Author Jill G. Hall had no idea that discovering a vintage black coat in a consignment shop would change her life. The coat came home and while admiring it she started thinking about who had originally worn the 1920’s velvet jacket. It led to developing a character who’s followed her into the pages of a trilogy. The latest book, the Silver Shoes, was inspired by a vintage pair of heels. Jill’s embraced second hand style and hunted for bargains from California to Budapest where the markets immersed her in antiques, curios, and the Hungarian culture. She often searches for specific pieces that she can wear for events and speaking engagements. Where I’ve found myself shopping for items that blend with my travel style, she’s searched, for example, for a jacket that matches the silver shoes on the cover of her recent novel.
Travel is freeing. When we’re in a new place we can reinvent ourselves and do that with what we wear as well. While I live in yoga clothes for comfort in my California home office, I wouldn’t think of dressing that way on the road, especially outside of the United States. It makes packing a bit harder to coordinate but my second hand style makes it more affordable.
Some of Jill’s second hand style inspirations include:
- It’s not important to buy a brand name or designer, but something that fits well.
- Be comfortable whatever your age and as style changes.
- When I travel I like to buy scarves because they’re really good keepsakes and travel well. I wear them and remember that place and experience.
Second hand style high and low
There are many shops, open markets and special sales which focus on vintage, used or designer pieces. Resale and consignment shops tend to curate their offerings. If you’re looking for a name designer you might find a great bargain in a consignment shop compared to list prices but you’ll also spend more than thrift stores. Thrift stores tend to be the least expensive way to develop second hand style. They can also take the most time as you dig through racks, boxes or stacks of items.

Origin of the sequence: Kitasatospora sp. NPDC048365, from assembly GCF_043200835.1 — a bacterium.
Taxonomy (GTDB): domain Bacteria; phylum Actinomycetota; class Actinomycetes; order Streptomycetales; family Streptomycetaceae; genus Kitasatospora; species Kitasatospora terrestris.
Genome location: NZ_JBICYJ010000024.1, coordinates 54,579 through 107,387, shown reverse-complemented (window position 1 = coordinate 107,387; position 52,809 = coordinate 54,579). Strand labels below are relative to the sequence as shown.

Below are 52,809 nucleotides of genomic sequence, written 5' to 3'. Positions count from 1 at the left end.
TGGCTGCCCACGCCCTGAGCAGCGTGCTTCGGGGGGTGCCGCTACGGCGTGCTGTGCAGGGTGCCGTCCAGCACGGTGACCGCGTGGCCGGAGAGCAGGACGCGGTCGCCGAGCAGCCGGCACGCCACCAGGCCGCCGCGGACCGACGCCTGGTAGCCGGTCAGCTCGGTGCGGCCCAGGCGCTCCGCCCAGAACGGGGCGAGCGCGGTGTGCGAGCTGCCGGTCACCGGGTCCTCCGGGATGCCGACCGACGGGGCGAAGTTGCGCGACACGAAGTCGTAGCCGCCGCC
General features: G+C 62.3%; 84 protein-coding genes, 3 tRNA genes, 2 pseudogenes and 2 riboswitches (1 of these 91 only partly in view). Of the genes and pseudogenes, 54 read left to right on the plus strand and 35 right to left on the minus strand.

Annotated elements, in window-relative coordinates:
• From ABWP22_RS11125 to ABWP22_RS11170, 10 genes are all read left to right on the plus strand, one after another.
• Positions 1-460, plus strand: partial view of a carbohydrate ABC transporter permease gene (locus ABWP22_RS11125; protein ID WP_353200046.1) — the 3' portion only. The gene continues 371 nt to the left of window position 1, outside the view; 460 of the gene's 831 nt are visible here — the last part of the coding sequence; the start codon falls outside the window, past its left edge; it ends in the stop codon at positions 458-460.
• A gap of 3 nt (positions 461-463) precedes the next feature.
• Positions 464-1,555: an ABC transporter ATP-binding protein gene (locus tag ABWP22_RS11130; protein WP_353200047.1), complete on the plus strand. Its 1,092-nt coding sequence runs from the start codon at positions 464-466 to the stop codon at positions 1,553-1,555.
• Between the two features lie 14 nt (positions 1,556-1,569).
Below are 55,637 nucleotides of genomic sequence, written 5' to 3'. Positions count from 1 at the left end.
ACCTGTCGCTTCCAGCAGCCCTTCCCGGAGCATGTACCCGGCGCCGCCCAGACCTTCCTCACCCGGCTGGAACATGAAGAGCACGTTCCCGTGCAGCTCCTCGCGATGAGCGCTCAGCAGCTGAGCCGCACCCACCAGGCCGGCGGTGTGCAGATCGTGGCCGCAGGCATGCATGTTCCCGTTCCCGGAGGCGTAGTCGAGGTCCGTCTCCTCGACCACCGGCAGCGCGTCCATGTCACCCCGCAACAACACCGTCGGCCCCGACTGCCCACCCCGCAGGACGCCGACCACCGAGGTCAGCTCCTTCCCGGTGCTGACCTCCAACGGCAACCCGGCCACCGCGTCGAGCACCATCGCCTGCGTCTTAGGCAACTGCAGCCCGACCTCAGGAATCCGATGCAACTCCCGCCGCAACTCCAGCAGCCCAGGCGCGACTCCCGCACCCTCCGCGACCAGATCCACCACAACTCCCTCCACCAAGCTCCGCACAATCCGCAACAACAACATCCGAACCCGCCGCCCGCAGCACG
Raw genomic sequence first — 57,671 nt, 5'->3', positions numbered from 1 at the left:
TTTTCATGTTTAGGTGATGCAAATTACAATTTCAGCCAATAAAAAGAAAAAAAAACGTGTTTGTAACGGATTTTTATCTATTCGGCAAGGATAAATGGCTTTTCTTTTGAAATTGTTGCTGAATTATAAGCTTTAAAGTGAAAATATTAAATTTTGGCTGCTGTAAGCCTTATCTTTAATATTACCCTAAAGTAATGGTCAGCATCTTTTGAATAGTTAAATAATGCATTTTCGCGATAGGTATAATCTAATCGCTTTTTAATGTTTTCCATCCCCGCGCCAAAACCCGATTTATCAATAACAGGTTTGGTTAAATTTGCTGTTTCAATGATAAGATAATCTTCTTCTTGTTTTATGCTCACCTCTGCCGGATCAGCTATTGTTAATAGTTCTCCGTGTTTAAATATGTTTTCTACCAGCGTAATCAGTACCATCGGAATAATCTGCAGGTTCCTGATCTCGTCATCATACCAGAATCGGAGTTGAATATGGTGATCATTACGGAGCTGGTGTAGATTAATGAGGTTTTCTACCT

Check out my short video about a vintage fashion exhibit at the Maryhill Museum:
Since thrifting is also a past time of mine I wondered if Jill had any other suggestions for making it a success. Here are some of her suggestions:
Strategies for second hand style
- Examine the style – Is this going to work on your body?
- Hold it up to the light. Look for snags, balls, and moth holes
- Look for stains like champagne or tea. Those are impossible to remove in many older fabrics.
- Does it match something in your closet to wear with it? Go back after you find something that matches.
- Consider if something in your closet matches it or you might be drawn to something and try out a new style inexpensively.
- Feel the fabric – if it’s scratchy don’t get it! You won’t wear something that’s uncomfortable.
- Sniff it – Can you smell smoke or is it musty? Do you smell mothballs? Those won’t wear well.
- Try it on whenever possible. Ask for a dressing room or use the restroom.
- Does it fit a purpose? Work wardrobe? When you see something you really love ask yourself where will you wear it or make a plan to go to the opera.
- If it doesn’t fit then have it tailored.
- Is it washable? Do you do a lot of dry-cleaning or can you hand wash?
- Do a closet edit. Collect a bag full and donate it to the shop.